Narrative of the Ghost of a Hand by Sheridan Le Fanu (1870s)
Tuesday’s Tale of Terror March 10, 2015
With St. Patrick’s Day nearly upon us, reading Irish ghost stories is perfect with Irish Breakfast tea and piping hot soda bread. Curl up with author Joseph Sheridan Le Fanu. He was the leading ghost story writer of the nineteenth century, and no St. Patrick’s Day is authentic without reading one of his stories. Le Fanu fans will claim his demonic monkey in Green Tea is his best work. But today I chose the Narrative of the Ghost of a Hand, one of his stories that has been less read (and painfully absent from most of his literary collections) but full of the ghostly presence that Le Fanu is so admired for.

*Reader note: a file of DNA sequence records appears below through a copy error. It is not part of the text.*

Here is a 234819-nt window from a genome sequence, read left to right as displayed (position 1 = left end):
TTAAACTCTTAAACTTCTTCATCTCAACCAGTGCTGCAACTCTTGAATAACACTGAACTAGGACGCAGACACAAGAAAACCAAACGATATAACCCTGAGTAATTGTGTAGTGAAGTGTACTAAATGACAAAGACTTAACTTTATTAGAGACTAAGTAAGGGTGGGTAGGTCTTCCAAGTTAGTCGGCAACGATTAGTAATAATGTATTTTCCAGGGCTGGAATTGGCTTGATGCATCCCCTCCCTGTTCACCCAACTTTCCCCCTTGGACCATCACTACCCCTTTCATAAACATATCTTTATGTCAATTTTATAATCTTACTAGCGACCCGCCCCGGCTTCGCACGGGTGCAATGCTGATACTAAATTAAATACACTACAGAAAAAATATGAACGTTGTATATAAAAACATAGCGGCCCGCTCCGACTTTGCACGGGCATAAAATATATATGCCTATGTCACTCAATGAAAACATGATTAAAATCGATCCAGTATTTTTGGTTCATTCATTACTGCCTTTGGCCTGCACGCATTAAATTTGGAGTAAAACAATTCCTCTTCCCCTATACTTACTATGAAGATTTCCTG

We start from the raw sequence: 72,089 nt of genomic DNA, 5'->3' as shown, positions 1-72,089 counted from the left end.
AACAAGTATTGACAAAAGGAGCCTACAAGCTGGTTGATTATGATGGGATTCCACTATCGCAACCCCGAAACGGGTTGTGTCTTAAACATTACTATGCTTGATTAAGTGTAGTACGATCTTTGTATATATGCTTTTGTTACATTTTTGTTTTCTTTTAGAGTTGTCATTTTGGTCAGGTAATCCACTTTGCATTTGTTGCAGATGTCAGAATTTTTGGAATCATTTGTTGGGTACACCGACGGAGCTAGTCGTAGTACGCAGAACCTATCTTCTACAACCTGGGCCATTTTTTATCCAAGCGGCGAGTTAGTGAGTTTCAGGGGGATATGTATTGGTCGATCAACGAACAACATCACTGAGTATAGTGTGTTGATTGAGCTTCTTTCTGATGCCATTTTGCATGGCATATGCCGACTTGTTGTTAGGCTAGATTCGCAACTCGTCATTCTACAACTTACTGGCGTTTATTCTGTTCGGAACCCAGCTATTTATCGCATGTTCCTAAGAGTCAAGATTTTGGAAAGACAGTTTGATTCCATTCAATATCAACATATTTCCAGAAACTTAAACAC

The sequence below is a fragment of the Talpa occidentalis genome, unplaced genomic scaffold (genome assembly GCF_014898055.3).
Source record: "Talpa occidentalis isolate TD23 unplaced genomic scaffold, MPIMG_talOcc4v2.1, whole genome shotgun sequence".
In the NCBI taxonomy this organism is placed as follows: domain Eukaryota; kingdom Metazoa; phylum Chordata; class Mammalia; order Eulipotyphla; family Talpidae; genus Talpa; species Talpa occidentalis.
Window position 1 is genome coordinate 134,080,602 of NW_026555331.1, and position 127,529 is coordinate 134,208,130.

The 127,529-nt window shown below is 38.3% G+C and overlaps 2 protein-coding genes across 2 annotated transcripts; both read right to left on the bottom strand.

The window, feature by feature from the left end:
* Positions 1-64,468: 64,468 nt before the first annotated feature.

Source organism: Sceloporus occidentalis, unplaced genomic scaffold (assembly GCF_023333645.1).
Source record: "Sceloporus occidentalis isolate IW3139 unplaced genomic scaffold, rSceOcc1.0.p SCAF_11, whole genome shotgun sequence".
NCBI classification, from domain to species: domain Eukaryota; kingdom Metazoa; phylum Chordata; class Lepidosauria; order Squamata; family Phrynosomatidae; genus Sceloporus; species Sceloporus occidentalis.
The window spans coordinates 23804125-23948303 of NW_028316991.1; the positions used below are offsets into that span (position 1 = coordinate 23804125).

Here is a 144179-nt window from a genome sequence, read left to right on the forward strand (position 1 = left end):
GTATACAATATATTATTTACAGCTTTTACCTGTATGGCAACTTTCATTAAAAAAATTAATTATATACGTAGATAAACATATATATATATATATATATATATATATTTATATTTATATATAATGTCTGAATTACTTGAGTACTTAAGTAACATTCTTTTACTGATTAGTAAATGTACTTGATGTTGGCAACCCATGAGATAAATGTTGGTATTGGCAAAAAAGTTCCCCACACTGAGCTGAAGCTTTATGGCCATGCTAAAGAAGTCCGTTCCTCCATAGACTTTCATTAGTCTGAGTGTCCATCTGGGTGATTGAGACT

We are in the “Tiled House” in Dublin. Mrs. Prosser is sitting alone in her parlour when she spies a white hand, somewhat aged, and lying outside upon the window sill. This disembodied hand sends her screaming. Later that same night there are hasty tappings at the kitchen window. Thumpings. Angry rappings. Clenched knuckles at the back door. One night the hand is no longer wildly rapping to break a window pane outside. Instead, Mrs. Prosser begins to have nightmares.
Le Fanu builds a crescendo of hauntings, spooky moments, and chilling scenes of mystery. Don’t look for shock horror here. Le Fanu is famous for his style of eerie tones and disquieting ghosts.
I could not find an online text version of this story but did find the audio version and it’s very well done. This story is published in Classic Victorian & Edwardian Ghost Stories by Rex Collings and in Classic Ghost Stories by David Pickering and Horrific Fables by Thomas Huff on Amazon.com. Or check if your local library has it.
Listen to the audio short story online at YouTube here.
More audios of Le Fanu’s novels and stories are at Librivox.org here.
Selections of Le Fanu’s stories available online at ReadBookOnline.
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